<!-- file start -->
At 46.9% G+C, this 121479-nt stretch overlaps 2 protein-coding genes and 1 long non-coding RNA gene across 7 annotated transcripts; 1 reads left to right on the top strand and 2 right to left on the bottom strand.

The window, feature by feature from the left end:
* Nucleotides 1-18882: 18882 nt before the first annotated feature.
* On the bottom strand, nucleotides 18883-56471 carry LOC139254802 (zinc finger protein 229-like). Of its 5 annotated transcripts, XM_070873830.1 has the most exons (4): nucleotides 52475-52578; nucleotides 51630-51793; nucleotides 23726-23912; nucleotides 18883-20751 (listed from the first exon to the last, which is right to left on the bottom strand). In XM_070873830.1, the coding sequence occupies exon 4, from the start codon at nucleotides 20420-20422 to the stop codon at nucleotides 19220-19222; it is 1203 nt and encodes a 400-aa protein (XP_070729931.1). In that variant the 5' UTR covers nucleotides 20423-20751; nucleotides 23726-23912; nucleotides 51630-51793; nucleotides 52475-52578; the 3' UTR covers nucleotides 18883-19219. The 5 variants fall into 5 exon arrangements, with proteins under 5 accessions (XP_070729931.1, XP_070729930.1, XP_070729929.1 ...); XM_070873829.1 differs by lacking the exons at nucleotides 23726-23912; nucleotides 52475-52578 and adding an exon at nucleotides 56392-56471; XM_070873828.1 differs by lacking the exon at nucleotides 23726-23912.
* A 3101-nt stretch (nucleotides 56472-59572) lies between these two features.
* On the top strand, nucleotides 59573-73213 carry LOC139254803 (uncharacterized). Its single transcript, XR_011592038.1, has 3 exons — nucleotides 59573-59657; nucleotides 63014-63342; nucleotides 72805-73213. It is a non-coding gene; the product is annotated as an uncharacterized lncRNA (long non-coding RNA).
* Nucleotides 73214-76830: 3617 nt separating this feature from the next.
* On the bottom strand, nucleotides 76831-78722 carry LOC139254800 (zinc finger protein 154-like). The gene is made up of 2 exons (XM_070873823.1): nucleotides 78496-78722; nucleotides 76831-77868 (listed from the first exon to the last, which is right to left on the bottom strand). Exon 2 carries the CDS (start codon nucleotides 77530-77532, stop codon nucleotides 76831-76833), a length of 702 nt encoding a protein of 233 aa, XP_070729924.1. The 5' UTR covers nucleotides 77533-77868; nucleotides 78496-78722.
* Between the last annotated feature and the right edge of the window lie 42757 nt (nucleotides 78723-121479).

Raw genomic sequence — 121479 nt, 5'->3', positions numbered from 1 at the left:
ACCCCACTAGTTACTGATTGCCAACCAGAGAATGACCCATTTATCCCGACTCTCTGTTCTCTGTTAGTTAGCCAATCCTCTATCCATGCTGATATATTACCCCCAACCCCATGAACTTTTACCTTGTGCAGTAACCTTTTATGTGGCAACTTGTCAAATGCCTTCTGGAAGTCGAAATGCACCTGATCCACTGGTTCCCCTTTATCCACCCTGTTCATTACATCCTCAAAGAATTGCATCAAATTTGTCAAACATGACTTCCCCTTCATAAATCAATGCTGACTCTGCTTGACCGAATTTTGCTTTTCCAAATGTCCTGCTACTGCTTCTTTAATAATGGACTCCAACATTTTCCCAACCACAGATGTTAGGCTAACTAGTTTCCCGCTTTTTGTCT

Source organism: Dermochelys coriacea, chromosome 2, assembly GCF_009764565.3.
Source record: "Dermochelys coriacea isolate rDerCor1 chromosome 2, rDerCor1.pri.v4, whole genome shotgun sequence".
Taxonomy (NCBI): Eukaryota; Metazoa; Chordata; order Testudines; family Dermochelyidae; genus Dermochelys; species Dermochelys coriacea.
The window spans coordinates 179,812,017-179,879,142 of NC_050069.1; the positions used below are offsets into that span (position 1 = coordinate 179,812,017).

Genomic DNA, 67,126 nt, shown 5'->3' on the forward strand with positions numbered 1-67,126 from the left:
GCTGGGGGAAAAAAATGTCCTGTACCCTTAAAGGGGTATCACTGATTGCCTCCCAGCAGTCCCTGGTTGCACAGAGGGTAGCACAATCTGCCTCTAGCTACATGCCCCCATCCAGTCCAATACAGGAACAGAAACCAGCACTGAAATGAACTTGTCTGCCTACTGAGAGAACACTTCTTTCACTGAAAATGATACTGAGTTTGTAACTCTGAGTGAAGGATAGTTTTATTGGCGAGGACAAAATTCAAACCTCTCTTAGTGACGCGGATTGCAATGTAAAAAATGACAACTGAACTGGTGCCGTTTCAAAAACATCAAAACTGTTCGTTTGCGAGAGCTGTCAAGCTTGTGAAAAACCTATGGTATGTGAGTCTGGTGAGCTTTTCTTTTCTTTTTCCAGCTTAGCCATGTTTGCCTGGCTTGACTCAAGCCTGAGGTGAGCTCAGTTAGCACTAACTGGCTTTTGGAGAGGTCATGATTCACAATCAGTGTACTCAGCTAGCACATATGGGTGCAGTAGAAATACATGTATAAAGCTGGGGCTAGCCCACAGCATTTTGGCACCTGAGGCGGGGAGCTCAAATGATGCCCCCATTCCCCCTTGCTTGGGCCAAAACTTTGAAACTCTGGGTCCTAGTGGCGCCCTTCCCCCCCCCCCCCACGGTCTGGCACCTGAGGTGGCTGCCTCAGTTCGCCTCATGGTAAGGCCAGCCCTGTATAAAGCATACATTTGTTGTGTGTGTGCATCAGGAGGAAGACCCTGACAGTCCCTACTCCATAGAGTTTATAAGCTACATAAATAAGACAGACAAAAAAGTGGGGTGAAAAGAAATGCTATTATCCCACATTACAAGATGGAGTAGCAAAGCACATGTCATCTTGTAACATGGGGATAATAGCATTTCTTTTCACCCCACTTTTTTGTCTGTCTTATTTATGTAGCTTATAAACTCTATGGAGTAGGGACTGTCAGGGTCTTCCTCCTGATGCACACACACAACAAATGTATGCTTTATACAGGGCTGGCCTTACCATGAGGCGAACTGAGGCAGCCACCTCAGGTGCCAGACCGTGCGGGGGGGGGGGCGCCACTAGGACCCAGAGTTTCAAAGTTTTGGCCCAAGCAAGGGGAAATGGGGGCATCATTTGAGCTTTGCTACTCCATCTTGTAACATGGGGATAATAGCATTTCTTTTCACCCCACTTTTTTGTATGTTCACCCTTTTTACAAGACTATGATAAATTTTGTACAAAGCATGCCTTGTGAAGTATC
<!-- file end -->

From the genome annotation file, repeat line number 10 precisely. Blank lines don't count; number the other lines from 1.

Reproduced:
Raw genomic sequence — 121479 nt, 5'->3', positions numbered from 1 at the left: